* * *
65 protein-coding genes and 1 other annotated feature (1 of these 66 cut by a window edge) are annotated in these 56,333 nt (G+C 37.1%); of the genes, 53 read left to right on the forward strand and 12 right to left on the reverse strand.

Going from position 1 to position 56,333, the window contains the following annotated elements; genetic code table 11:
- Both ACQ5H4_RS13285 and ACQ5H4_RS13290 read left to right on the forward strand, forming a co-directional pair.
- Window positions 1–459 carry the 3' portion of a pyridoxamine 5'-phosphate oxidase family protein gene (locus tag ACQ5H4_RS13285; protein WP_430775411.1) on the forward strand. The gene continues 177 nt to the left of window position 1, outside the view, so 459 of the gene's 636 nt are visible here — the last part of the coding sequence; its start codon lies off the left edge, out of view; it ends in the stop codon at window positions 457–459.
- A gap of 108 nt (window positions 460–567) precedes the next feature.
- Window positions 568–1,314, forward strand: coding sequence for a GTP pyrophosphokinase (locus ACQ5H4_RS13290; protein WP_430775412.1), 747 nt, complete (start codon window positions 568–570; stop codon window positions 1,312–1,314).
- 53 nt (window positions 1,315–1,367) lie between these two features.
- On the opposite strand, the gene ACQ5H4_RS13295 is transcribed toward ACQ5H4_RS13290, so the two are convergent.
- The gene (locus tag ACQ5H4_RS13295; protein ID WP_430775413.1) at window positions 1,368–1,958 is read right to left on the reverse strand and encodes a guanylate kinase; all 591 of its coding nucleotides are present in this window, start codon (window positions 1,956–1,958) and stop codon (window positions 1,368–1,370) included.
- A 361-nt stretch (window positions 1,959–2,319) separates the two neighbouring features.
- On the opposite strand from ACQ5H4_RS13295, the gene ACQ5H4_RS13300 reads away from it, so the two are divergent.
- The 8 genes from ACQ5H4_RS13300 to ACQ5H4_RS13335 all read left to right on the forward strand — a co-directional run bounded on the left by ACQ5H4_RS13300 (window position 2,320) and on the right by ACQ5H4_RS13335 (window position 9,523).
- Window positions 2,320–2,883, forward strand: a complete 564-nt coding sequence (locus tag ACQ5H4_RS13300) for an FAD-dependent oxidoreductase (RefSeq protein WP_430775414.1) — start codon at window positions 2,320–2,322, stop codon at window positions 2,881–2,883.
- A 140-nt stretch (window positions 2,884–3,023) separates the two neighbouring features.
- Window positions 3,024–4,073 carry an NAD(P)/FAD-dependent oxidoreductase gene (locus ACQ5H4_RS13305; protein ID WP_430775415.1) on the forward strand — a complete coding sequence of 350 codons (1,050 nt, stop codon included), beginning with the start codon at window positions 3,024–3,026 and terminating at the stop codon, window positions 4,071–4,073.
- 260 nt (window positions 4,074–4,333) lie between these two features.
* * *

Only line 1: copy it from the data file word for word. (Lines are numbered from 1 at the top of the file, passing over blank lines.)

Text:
65 protein-coding genes and 1 other annotated feature (1 of these 66 cut by a window edge) are annotated in these 56,333 nt (G+C 37.1%); of the genes, 53 read left to right on the forward strand and 12 right to left on the reverse strand.